Heating and Cooling
Heating and/or cooling you grow room is important for good plant growth. It’s not only important to have good lighting. But photosynthesis is a major factor in plant growth, and for good photosynthesis to be able to take place within the plant tissue/leaves, temperature is an important factor that affects the process of photosynthesis. Thus temperature dramatically affects whether you get quick healthy plant growth or not. Typically plants are grouped into one of two groups, “winter corps” or “summer crops.” Winter crops like lettuce, and winter squash do better in cooler environments than summer crops do.
The easiest way to keep track of your grow room temperature is with a weather station. Sound expensive? Their not, although there are many types of weather stations, but even the most basic ones record both high and low temperatures, as well as show humidity. The more expensive ones have other features like wind speeds, a rain gauge, lightning detectors, but expensive features aren’t useful in your indoor grow room anyway. For at Wal-mart, I got a weather station that has a wireless remote sensor, that shows temp and humidity in both locations, as well as records the highest, and lowest daily temperatures. It even has a barometer (though not really useful in a grow room). The remote sensor works up to 100 feet away, and can be placed in the grow room.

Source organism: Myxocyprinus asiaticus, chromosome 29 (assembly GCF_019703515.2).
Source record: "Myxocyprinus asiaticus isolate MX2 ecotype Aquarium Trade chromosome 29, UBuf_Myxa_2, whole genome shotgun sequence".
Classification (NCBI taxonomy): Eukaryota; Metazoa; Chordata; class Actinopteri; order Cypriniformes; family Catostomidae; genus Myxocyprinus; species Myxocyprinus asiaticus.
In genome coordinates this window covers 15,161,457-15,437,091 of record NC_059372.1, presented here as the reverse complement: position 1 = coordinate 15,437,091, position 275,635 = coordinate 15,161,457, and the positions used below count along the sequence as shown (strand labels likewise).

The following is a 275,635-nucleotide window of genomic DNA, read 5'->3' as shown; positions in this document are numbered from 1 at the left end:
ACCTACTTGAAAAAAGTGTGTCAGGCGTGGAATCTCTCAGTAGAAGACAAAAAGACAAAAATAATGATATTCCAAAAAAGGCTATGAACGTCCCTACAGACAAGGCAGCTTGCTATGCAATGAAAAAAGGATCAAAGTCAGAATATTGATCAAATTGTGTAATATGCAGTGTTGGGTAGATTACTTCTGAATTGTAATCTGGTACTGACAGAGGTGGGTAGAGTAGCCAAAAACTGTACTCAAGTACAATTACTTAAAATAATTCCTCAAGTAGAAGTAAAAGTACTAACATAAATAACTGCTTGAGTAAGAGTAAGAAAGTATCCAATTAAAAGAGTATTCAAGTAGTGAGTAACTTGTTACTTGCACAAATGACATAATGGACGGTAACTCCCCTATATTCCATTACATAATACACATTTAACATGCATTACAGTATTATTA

The weather station base can be placed anywhere in your house (within 100 feet of the remote sensor), and you can view the conditions in your grow room at a glance without even going in the grow room. The temp and humidity can also be read right on the remote sensor that’s in the grow room. You can even get a weather station with more than 1 remote sensor, and place them in various areas of your grow room.
Controlling the temperature in the grow room doesn’t need a expensive computer program either. Through a little trial and error, and using a space heater, or small window AC unit, it won’t be difficult to figure out the optimum timer settings for the consistent temperature range you want. Another inexpensive, yet more advanced option is to use a typical household digital thermostat for your grow room. If coarse you’ll need some wiring knowledge, have a friend that does, or need hire a professional to set it up. But a simple digital thermostat can be programmed to turn on and off your space heater/AC unit (even fans for ventilation) at the specific temperature ranges you want, the same way it does for your house.
For plants to be able to grow, they need to be able to transpire freely during photosynthesis. Basically speaking they need to be able to breathe freely. They do this by exhaling water vapor through tiny pores called stoma in their leaves. Plant transpiration is directly related to humidity (as well as temp). To plants humidity is pressure (vapor pressure to be exact), and the more pressure (humidity), the harder it is for the plants to breathe. It comes down to the pressure difference between the surrounding air, and what the plant is trying to exhale. The more water vapor (pressure) in the surrounding air, the harder it is for the plant to exhale it’s water vapor (like asthma for plants).